I change it up quite a lot. Experimented with having a center pedal for several years (Off-Set, then Sleishman). Also, a center hi-hat position (1st a Yamaha cable unit, now a DW 9550).
The first picture you posted i see a lot of pedals on a roto tom to your left, are these drum related pedals for effects etc?
 

harryconway

Platinum Member
The first picture you posted i see a lot of pedals on a roto tom to your left, are these drum related pedals for effects etc?
Yes. You'll notice a Morfbeats Mini Marvin (cowbell looking thing) above my rack tom. That has a piezo mic in it. On the floor, I have a volume pedal (next to the hi hat footboard) and a Digitech Jamman loop station. Signal goes thru those, then into my effects pedals. Mini Marvin demo below ........

 

KEEF

Senior Member
Just realised i made this thread a while ago and feeling i have a need to rant hehe

Changed a bit of my setup to alter the position of the rocket toms, but i'm getting more and more fed up with the limitations of the hardware that i'm thinking of leaving them out entirely. I just can't get them in a sweet spot with the hardware i have or that is available. Been looking online for alternatives and changing the mounting system, but nothing that i can replace easily without too much hassle. On that subject Tama really has the best mounting, but octobans are almost more than double the price of the Pearl ones so i won't be getting the Tama's (hmmm or maybe sell the Pearl ones and getting the Tamas...).

Think i will move them to the side entirely and then i can lower the cymbals in the front to their original position. Much more comfortable that way + i have a 13x10" tom on order so if i leave them out i will have more than enough options. Really like the sound of the rocket toms, but mounting them is a pain in the sphincter
Have you thought about a Mangini - esque halo?? :ROFLMAO:
 

Bozozoid

Gold Member
Played the Weckl..Gadd..Vinnie 6 piece forever but damn it I'm gonna do this 4 piece thing no matter how many fits my brain throws. I'm telling my brain that you are going to do this like it or not! so get use to it.
 

Cmdr. Ross

Silver Member
The basic arrangement stays the same, but how close/far the stands or drums are changes from gig to gig.
If only we all could be like Neil and have a baseplate & sockets. ;)
 
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boomstick

Silver Member
I don't change it much, but here's how it evolved over time:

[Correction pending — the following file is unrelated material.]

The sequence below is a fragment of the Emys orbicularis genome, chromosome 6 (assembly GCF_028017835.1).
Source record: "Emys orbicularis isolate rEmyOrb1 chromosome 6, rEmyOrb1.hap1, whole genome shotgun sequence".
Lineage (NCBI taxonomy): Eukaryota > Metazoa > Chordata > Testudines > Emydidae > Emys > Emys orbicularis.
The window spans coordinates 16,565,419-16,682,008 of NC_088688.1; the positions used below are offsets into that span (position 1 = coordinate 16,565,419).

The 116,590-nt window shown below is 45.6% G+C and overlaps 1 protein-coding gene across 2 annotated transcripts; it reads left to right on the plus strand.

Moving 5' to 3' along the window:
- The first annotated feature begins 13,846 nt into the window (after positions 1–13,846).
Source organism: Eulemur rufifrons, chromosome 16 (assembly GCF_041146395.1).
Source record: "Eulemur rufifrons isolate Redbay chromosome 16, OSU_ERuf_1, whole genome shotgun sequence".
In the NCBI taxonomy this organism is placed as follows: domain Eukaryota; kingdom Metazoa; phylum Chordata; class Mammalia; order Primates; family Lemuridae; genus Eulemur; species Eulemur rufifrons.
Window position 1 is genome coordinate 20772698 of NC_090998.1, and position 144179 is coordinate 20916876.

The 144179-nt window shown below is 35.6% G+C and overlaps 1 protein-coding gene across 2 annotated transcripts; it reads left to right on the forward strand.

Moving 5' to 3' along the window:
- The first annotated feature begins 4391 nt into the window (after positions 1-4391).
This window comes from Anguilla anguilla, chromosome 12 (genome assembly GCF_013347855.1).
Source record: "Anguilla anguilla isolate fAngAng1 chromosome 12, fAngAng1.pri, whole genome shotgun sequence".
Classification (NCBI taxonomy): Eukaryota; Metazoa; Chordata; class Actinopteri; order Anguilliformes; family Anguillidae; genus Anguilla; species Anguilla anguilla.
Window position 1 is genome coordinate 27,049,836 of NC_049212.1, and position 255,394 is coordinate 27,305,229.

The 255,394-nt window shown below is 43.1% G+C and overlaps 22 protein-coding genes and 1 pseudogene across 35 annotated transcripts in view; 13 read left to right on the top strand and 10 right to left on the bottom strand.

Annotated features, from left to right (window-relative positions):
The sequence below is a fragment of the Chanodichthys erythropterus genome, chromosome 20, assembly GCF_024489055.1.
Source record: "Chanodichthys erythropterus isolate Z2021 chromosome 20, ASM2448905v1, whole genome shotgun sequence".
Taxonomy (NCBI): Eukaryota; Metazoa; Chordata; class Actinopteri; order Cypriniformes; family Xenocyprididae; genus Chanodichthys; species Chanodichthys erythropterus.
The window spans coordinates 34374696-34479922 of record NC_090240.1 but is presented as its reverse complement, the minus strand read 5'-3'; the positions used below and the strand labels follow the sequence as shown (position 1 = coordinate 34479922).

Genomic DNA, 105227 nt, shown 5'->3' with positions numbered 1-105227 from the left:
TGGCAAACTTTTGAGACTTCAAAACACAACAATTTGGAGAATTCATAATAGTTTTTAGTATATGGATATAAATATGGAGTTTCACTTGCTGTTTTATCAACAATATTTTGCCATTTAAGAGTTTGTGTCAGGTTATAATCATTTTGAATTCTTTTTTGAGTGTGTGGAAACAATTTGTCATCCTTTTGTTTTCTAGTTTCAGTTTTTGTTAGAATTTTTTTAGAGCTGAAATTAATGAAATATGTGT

5-piece, 2 up 1 down
6-piece, 3 up 1 down
5-piece, 2 up 1 down
4-piece, 1 up 1 down
3-piece, 1 down
4-piece, 2 down

The last one is going to be my setup for the foreseeable future.
 

Neal Pert

Well-known Member
I pretty much always play a four piece kit with three or four cymbal stands. Cymbals and snare change according to the band I'm playing with. If I'm playing jazz on a bop kit the basic setup is the same but I use smaller drums.

All the changes beyond that are incremental.

I actually had a dream the other night where I was in a big room with my drums and a voice from the sky said, "You need more toms on your drum set." What could that dream possibly mean?
 

Bozozoid

Gold Member
My setup has been the same for many years: a four-piece kit (one up, one down, with my up tom in a snare stand); then a hi-hat, a ride, and three thin crashes. I'm ready for anything with that arrangement. I have no desire to alter it.
That's what I'm lookin! for..some inspiration!..some die! hard inspiration.
 

iCe

Silver Member
Have you thought about a Mangini - esque halo?? :ROFLMAO:
Seriously, i actually have been thinking about that haha
I really liked the idea of that setup, but then i saw the prices of cable hihats and just went 'nope' :ROFLMAO:
Also because we always face each other and i doubt my guitar player would like having those cannons in his face too haha
 

Janet Tambour

Junior Member
Back when I got it .... my basic choice was between the Off-Set, and the Sonor Giant Step. Tried them both at the NAMM show. Preferred the Off-Set, so that's the one I bought. Not a bad pedal ...... but .....

Few years later, I got a chance to play a Sleishman. Sold the Off-Set and replaced it with a Sleishman. The Sleishman does away with the drive shafts, so while the Off-Set gives you basically the feel of two slave pedals, the Sleishman feels more like a standard chain drive pedal.

But certainly, you expect some trade offs, being the main purpose of both pedals is to center the bass drum, not cater to blazingly fast single pedal triplets.
Holy crap get out the drool bucket me LIKES that offset!!!!!!!!!!!!!!
Back to the thread of this post.
 

Janet Tambour

Junior Member
Just realised i made this thread a while ago and feeling i have a need to rant hehe

Changed a bit of my setup to alter the position of the rocket toms, but i'm getting more and more fed up with the limitations of the hardware that i'm thinking of leaving them out entirely. I just can't get them in a sweet spot with the hardware i have or that is available. Been looking online for alternatives and changing the mounting system, but nothing that i can replace easily without too much hassle. On that subject Tama really has the best mounting, but octobans are almost more than double the price of the Pearl ones so i won't be getting the Tama's (hmmm or maybe sell the Pearl ones and getting the Tamas...).

Think i will move them to the side entirely and then i can lower the cymbals in the front to their original position. Much more comfortable that way + i have a 13x10" tom on order so if i leave them out i will have more than enough options. Really like the sound of the rocket toms, but mounting them is a pain in the sphincter
Here's a question for ya: I know octobans are supposed to be in a 'clump', what if you separated them? Then you could position them anywhere in and around your set.
 

jimb

Member
As with my old Fender basses I need simplicity cause I only want to think abut the music and not the gear. So its the same close fitting one up two down and I daren't change it. Fits like a glove, sounds great.